Home Contact Microcontroller Serial PROM Programmer Services

Xilinx Serial PROM Programmer Technical Notes
(A few words of wisdom for those of us who frustrate easily.)

Getting started: Determining if the programmer is working and if the software sees it.

To use the Roman-Jones SPROM32-TZS PROM programmer, simply plug it into the parallel port and run the software application, SPROM32.exe. If you are using WinNT, Win2K, or WinXP, remember that you must install the sprom-nt_2k_xp.exe driver available here.

The following tests can be used to determine if the SPROM32 application software sees the programmer:

  1. Connect the programmer to the PC directly without a cable, if possible. If a cable must be used, use a flat ribbon cable type with all pins connected straight through. In a flat cable, every other wire is a signal ground which helps to reduce coupling between the signal wires.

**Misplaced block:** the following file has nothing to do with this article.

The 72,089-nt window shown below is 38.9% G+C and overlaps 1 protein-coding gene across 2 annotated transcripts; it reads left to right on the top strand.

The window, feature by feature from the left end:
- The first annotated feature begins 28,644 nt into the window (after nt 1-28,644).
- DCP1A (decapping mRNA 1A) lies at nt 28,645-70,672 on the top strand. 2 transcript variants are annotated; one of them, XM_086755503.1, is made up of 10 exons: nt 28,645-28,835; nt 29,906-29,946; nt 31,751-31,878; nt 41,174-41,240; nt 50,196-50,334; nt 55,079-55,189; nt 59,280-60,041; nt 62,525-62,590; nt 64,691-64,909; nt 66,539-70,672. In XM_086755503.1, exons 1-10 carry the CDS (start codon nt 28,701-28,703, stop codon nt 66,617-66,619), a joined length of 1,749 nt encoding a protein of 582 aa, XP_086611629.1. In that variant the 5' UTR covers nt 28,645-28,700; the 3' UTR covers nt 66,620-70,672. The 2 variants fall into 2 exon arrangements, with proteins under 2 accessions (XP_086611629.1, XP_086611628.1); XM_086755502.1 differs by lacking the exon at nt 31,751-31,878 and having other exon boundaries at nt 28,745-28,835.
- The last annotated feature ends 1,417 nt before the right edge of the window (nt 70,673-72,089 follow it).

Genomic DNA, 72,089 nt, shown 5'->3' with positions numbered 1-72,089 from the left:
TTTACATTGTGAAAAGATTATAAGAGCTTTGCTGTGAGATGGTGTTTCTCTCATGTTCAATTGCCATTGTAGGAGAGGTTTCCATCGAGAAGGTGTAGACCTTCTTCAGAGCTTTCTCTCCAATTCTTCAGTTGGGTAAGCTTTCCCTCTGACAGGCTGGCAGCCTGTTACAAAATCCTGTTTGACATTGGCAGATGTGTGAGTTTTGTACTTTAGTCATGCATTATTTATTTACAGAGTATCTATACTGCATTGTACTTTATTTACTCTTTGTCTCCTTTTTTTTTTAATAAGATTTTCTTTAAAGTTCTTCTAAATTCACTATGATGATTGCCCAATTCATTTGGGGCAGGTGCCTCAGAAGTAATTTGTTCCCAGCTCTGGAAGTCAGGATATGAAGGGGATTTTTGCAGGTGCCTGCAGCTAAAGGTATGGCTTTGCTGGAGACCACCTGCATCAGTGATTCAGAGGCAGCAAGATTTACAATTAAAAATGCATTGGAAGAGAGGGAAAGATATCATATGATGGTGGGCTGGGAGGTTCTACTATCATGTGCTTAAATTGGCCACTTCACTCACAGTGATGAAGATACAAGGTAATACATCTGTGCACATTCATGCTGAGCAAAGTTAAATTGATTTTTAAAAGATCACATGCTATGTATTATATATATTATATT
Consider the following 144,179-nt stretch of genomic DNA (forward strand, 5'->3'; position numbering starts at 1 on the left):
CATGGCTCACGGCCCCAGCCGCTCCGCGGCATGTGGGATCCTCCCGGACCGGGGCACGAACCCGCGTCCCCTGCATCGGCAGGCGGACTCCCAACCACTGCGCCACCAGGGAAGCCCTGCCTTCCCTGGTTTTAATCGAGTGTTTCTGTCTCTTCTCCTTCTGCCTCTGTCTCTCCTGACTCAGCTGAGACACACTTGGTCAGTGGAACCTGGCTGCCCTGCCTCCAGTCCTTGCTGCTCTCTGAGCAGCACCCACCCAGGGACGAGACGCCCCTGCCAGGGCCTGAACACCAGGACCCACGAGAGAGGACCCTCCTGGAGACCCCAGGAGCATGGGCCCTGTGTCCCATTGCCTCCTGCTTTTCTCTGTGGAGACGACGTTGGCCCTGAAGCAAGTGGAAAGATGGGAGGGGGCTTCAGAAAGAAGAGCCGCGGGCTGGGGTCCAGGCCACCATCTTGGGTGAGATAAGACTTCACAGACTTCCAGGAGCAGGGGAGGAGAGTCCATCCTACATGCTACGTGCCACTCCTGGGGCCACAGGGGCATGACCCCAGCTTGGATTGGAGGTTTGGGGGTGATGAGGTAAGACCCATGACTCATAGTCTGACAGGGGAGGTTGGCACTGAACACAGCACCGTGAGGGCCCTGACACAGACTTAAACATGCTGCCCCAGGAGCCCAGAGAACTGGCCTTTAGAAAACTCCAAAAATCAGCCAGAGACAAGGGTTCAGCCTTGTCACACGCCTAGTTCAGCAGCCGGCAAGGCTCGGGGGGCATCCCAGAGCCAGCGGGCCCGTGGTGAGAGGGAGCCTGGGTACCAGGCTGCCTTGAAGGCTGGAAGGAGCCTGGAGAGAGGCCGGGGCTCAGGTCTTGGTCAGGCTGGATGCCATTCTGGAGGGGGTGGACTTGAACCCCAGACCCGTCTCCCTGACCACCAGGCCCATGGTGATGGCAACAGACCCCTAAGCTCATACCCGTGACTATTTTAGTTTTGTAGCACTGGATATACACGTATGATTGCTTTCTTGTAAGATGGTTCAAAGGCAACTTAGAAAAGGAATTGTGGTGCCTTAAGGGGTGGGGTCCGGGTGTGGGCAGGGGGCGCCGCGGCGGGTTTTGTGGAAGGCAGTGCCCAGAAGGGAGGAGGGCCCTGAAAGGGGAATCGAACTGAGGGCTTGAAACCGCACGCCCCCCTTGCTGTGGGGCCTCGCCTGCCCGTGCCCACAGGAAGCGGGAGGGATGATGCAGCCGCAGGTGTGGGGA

2. With the programming socket empty, start the SPROM32 software.
  3. Click the "Identify PROM" button, and after a few seconds the message "No Device found" should appear in the PROM information area next to "PROM name:". This is normal and indicates that the application software is communicating with the programmer.

A note about Windows NT-4, Windows 2000, and Windows XP:

These operating systems require a separate driver for the application software, SPROM32.exe to see the parallel port. This is a one time installation and the driver will always be active when you boot your computer. The driver is small and there is no reported problems with it ever having interferred with any other driver or program. The installation of the driver is outlined in readme-nt_2k_xp.txt. Because Win95 and Win98 give SPROM32 direct access to the parallel port, they do not require this driver.

A Few Things to Consider: